4. It might be interesting to do a piece explaining why anyone but Trump (even if it’s, say, a Mark Samford) is not a sound way of thinking through things. After all, it might be helpful for people to not just know about these candidates, but understand where certain policies fall waaaay short of what the country needs. Of course, that’s just my two cents and I definitely see where you’re coming from.

    PS Historically speaking, strong primary challengers to a sitting POTUS tends not to end well for the party in power (see 1968 and 1980 for the Dems). So from a strategic perspective, primary challengers to Trump with some oxygen might actually be helpful for the Dems and further weaken Trump. Once again, just my two cents, and I will continue reading and following regardless of what you think of my thoughts here.

    Liked by 1 person

    • Trump’s approval among Republicans goes between 82 – 87%. I see little path for any challenger to do much damage. Even if they were stronger candidates, I still would want to focus my posts on boosting Democratic candidates and making the case for why they should win. I think your idea of contrasting two policies so folks can weigh their relative merits is a valid one, but one I’d wait to do until after the primaries.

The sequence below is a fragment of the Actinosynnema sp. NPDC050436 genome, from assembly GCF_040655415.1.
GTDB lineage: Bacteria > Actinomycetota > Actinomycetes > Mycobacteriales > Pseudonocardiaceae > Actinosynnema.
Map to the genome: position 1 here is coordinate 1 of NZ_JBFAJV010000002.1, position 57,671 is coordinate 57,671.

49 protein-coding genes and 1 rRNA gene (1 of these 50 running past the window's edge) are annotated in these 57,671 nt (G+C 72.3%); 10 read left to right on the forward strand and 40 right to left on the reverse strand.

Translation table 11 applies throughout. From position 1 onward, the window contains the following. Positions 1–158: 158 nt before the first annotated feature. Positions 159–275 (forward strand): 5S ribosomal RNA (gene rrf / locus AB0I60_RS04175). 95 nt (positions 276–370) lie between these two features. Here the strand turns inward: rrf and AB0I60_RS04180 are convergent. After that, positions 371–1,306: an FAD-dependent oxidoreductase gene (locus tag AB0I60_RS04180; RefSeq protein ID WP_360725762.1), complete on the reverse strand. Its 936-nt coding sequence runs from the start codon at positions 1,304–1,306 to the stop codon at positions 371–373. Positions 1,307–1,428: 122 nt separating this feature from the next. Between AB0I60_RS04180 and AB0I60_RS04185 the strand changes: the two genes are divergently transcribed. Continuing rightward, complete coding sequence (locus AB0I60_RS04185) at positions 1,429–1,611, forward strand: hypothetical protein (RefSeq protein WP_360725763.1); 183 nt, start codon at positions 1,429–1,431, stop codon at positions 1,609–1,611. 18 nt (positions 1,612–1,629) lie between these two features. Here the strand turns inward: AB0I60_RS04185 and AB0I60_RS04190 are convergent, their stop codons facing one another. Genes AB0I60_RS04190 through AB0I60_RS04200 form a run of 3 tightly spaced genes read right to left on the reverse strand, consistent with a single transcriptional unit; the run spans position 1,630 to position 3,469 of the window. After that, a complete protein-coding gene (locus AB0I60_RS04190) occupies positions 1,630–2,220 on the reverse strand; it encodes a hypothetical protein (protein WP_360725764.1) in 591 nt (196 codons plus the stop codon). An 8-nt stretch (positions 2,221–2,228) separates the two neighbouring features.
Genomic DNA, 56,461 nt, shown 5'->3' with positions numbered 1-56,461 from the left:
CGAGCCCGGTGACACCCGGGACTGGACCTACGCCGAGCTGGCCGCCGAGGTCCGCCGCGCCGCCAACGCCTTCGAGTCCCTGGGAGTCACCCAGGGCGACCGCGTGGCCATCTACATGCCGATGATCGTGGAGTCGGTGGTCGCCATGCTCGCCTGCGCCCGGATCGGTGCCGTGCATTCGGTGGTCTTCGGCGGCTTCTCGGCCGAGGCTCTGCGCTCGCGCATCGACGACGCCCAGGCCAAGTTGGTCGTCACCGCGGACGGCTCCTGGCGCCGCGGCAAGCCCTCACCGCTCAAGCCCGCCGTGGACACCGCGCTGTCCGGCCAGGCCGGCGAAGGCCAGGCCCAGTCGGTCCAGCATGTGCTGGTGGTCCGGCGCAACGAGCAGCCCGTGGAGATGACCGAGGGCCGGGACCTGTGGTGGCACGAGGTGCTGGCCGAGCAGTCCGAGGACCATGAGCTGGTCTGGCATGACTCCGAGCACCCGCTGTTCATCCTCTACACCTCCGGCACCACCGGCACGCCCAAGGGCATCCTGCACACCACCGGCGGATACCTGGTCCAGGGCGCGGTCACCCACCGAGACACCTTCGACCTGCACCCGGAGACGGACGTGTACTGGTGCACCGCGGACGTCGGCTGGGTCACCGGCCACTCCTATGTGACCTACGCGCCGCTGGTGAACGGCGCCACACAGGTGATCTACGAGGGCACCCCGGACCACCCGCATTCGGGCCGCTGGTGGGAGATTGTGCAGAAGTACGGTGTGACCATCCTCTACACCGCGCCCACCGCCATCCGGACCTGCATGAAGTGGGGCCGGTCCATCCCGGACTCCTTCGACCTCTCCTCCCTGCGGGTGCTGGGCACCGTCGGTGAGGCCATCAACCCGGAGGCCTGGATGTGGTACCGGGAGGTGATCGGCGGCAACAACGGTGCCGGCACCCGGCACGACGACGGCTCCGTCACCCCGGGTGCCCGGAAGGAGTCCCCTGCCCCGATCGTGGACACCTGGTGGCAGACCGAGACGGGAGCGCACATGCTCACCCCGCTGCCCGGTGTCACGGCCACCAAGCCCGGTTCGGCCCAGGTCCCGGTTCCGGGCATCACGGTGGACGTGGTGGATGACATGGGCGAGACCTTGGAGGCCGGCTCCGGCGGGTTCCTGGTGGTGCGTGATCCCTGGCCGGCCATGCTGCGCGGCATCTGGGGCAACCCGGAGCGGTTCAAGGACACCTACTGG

Liked by 1 person

      • That’s fair. I would argue that polls CAN be fluid (at one point HW Bush had a 90% approval rating overall the year before the election, then the economy tanked and he lost), but it also takes a strong candidate (disagreement aside). And that stronger candidate does not exist.

        Contrasting policies may be interesting, depending on what your philosophy is. My personal philosophy is to be well-educated on even candidates you intensely disagree with so that you know how problematic such a candidate is. But that’s just me.